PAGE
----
||A major contributor to this article appears to have a close connection with its subject. (June 2012)|
Ken Schaffer (born October 19, 1947) is an inventor and, in the late 1960s, was publicist for such rock stars as Jimi Hendrix, Steve Tyler of Aerosmith, Todd Rundgren, Ted Nugent, Alice Cooper and for the Comet Kohoutek (on behalf of the American Museum of Natural History's Hayden Planetarium). During this period, Schaffer designed and custom built the guitar John Lennon used on his last album, Double Fantasy and introduced John Lennon's favorite movie, Alexandro Jodorowsky's El Topo which ignited the cult of the Midnight Movie. El Topo (1970 film).
A lifelong amateur radio enthusiast, in the 1970s he invented the Schaffer-Vega Diversity System, a low-noise/wide dynamic range wireless microphone and then a wireless guitar system. He made more than a thousand systems (at $4,400 each). Among the first bands to adopt the Schaffer system were the Rolling Stones. Mick Jagger used a Schaffer microphone when he danced around the stage, as did nearly every other major touring rock group in the 70s and 80s. What made the Schaffer mic and guitar system worth so much was not just that it just kept rock stars from being electrocuted (KISS switched to Schaffer after a band member was seriously injured), but that it had excellent reliability and sound quality. NASA became a customer and used Schaffer's innovative preprocessing circuits to improve astronaut voice communication.
In the 1980s, Schaffer developed a complex satellite tracking system that made it possible for US agencies to monitor the internal television of the then-Soviet Union. The system tapped into the Soviet Molniya non-geosynchronous satellite constellation, which carried Moscow television to the Far North. A system based on a red 3 meter dish on the roof of Columbia University's International Affair Institute in Manhattan allowed Soviet Studies graduate students to watch live Russian television. Other systems were installed at the University of Virginia, Charlottesville, the University of Michigan (Ann Arbor). the University of Pennsylvania, and a various private owners. Schaffer then conceived and executed a project through which the then fledgling Discovery Channel devoted a week to carrying Russian TV, for which he shared the National Cable Television Association's Golden Ace award.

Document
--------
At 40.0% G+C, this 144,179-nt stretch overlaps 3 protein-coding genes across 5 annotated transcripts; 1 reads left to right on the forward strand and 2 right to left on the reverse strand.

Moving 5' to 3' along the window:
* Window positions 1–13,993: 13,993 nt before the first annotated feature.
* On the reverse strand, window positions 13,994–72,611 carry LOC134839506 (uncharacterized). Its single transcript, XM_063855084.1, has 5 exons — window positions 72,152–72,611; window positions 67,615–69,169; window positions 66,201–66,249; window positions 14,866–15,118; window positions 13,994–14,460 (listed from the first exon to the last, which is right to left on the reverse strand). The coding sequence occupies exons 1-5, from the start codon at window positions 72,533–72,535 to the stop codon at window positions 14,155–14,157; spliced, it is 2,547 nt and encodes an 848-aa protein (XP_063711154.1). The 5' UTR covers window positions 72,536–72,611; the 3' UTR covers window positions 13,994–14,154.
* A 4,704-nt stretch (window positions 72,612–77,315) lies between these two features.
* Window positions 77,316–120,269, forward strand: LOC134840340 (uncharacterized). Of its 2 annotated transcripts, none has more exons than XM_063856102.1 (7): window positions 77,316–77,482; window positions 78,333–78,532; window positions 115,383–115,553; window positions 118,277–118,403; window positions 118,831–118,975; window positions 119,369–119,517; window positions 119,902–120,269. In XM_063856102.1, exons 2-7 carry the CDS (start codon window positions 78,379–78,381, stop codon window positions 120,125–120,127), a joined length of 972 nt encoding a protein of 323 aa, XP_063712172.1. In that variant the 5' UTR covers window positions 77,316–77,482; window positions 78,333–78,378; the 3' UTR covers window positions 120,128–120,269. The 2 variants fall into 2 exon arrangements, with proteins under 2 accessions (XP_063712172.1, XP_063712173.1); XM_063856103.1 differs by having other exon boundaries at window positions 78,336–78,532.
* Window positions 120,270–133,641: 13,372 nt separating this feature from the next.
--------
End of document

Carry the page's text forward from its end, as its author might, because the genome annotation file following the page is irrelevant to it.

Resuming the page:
Schaffer became fascinated with the changes he observed going on in Russia and started a company to bring modern voice communication to western companies operating there, later selling that company to COMSAT Corporation, the biggest player in satellite communications, now part of Lockheed Martin. Concurrently, Schaffer conceived of a project which brought the iconic Boris Grebenshikov, often described as the "Bob Dylan of Russia" to the West, where he recorded an album for Columbia Records produced by Dave Stewart and featuring Eurythmics's Annie Lennox and The Pretenders' Chrissie Hynde. The year-long odyssey was documented by director Michael Apted, who filmed Schaffer and Grebenshikov through St. Petersburg, Moscow, London, New York and Los Angeles for the film, 'The Long Way Home.' 
In 2003, Schaffer invented a device called TV2Me, which enables customers to access their cable TV channels from anywhere in the world via a broadband Internet connection. The concept TV2Me introduced became known as 'placeshifting', as opposed to 'timeshifting'. The first TV2Me unit was purchased by musician Sting, who used it especially to follow his team, Newcastle United as he toured.
- The New York Times, Should 'El Topo' Be Elevated To 'El Tops'?
- Guitar Player Magazine, Eliminating the Physical Link Between the Guitar and the Amplifier, (PDF)
- The New York Times, Columbia Tunes In Soviet Television
- NCTA List of Golden Ace Winners
- Boris Grebenshikov: The Long Way Home
- The New York Times, I Want my Moscow TV
- PBS.com, How Ken Schaffer's TV2Me Will Change Television Forever
- Alla Kliouka, IMDB